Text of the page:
Immigration and psychotic experiences in the United States: Another example of the epidemiological paradox?

Hans Oh, Jennifer Abe, Nalini Negi, Jordan DeVylder

Research output: Contribution to journalArticlepeer-review


In Europe, it is widely established that immigration increases risk for psychotic disorder. However, research has yet to confirm this association in the United States, where immigrants paradoxically report better health status than their native-born counterparts. Further, few studies have examined this topic with respect to sub-threshold psychotic experiences, which are more common than psychotic disorders in the general population. This study analyzes the (1) National Comorbidity Survey-Replication, (2) the National Latino and Asian American Survey, and (3) the National Survey of American Life, in order to determine whether generation status had any impact on risk for lifetime and 12-month PE, and whether these associations vary across racial/ethnic groups, adjusting for demographic variables and socioeconomic status. We found an absence of an immigration effect on PE across various ethnic groups and across various geographic areas, and found that immigration is actually protective among Latinos, supporting the idea that the epidemiological paradox extends to the psychosis phenotype.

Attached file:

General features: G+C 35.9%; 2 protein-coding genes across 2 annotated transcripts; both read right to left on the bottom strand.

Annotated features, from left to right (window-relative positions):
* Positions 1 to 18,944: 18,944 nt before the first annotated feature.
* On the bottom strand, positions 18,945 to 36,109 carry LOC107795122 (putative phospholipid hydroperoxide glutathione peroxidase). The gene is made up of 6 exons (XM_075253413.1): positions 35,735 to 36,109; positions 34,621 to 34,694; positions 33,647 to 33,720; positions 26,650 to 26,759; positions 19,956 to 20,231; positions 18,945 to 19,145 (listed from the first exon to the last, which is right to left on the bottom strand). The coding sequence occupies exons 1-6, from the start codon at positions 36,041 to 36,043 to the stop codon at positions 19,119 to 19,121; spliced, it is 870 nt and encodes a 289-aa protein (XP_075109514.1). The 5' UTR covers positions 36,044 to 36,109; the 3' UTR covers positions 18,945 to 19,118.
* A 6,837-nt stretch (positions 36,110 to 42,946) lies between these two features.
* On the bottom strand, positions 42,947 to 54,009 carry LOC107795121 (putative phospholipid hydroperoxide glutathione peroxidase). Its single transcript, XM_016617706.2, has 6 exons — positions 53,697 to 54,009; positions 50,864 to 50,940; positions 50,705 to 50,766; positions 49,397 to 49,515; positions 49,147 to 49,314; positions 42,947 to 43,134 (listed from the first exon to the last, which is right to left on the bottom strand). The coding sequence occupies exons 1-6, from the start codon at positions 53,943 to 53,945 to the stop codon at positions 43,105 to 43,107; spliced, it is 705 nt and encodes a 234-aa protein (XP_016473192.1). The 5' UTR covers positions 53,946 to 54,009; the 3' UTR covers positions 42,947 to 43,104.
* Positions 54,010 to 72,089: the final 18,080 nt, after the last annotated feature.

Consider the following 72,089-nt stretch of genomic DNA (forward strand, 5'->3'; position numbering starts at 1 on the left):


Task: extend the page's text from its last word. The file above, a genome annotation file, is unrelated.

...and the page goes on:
Original languageEnglish (US)
Article number9143
Pages (from-to)784-790
Number of pages7
JournalPsychiatry Research
Issue number3
StatePublished - Oct 30 2015


  • Migration
  • NCS-R
  • NSAL
  • Psychosis

ASJC Scopus subject areas

  • Psychiatry and Mental health
  • Biological Psychiatry


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